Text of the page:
Most people are familiar with trusts that are used to make lifetime gifts, commonly referred to as “irrevocable trusts”, or trusts that are used to avoid probate, commonly called “living trusts” or “revocable trusts.” There are many other kinds of trusts, one of which is called a “purpose trust”.

A purpose trust is created to carry out a specific non-charitable objective rather than benefiting individuals. For example, if you have a pet that you want to provide for after your death, you may leave money in a “pet trust”. Your pet trust is not for the benefit of individuals and does not benefit a charity. Rather, it is mechanism for caring for your pet (or pets) after your death.

Another example of a purpose trust is where you leave money in a trust to maintain a grave site in perpetuity.

These purpose trusts have no beneficiary who can enforce the trust. Historically, trust law required that there be some person who could enforce the trust. A few states have passed laws to specifically authorize purpose trusts. Kentucky has not passed a law specifically authorizing purpose trusts. However, many years ago, in the case of Street v. Cave Hill Investment Company, 230 S.W. 536 (Ky., 1921), the Kentucky Supreme Court held that a gift in a Will to maintain a grave market in perpetuity was a valid bequest.  Therefore, even though Kentucky does not have a specific statute on the subject, it is likely that a gift in your Will or Trust for your pet or for maintaining a grave site would be considered valid under Kentucky law.

There are other kinds of trusts that may not meet the strict definition of a purpose trust because they benefit individuals, like your family. They are sometimes referred to as purpose trusts because they are used for a specific purpose. For example, you may want to create a trust to hold firearms. These trusts are typically used to avoid problems with registration of the firearms. A firearm trust will typically benefit certain individuals, such as the owner’s children and grandchildren, so they are not strictly a purpose trust.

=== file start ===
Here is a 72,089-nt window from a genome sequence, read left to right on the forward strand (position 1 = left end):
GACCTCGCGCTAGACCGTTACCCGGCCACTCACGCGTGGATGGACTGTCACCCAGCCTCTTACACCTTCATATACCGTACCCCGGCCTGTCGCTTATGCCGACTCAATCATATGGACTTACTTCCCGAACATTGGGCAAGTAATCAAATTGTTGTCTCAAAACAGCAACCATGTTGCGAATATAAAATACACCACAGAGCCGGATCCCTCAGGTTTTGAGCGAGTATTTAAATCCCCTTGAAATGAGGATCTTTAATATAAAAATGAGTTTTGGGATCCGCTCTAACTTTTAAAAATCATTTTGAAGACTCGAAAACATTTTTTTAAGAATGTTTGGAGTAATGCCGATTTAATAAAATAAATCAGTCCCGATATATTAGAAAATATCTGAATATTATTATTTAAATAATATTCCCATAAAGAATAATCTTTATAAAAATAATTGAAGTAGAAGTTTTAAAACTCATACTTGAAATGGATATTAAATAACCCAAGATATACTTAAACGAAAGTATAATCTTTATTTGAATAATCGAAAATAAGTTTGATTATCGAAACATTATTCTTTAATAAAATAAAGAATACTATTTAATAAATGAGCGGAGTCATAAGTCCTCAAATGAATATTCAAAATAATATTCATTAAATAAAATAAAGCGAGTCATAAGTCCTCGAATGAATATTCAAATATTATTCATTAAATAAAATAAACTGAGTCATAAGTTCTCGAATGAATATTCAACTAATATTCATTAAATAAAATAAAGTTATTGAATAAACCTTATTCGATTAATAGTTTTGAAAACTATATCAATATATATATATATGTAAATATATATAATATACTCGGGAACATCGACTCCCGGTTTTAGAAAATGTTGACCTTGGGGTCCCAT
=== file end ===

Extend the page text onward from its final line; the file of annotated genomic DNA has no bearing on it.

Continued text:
Other examples would be trusts to hold vacation property like a timeshare or to hold a Derby box.

What about a trust to hold your wine collection, a doll collection, train set, or similar items?

What is going to happen to your basketball or football season tickets at your favorite university if you don’t leave any instructions? Many universities have a policy that you can only transfer your season tickets one time. So if you die and your wife takes the tickets in her name, and then she dies, the tickets may have to returned to the university. Your children may never be able to get comparable seats.

All of these special assets can be preserved and protected the way that you want if you leave detailed instructions. One of the keys to an estate plan that works is discovering what is important to you and your loved ones. These are just a few examples of things that most clients don’t think about. So next time you review your plan, spend some time thinking about whether you have some special items that need instructions, whether it’s taking care of your pets or keeping your Derby box in the family.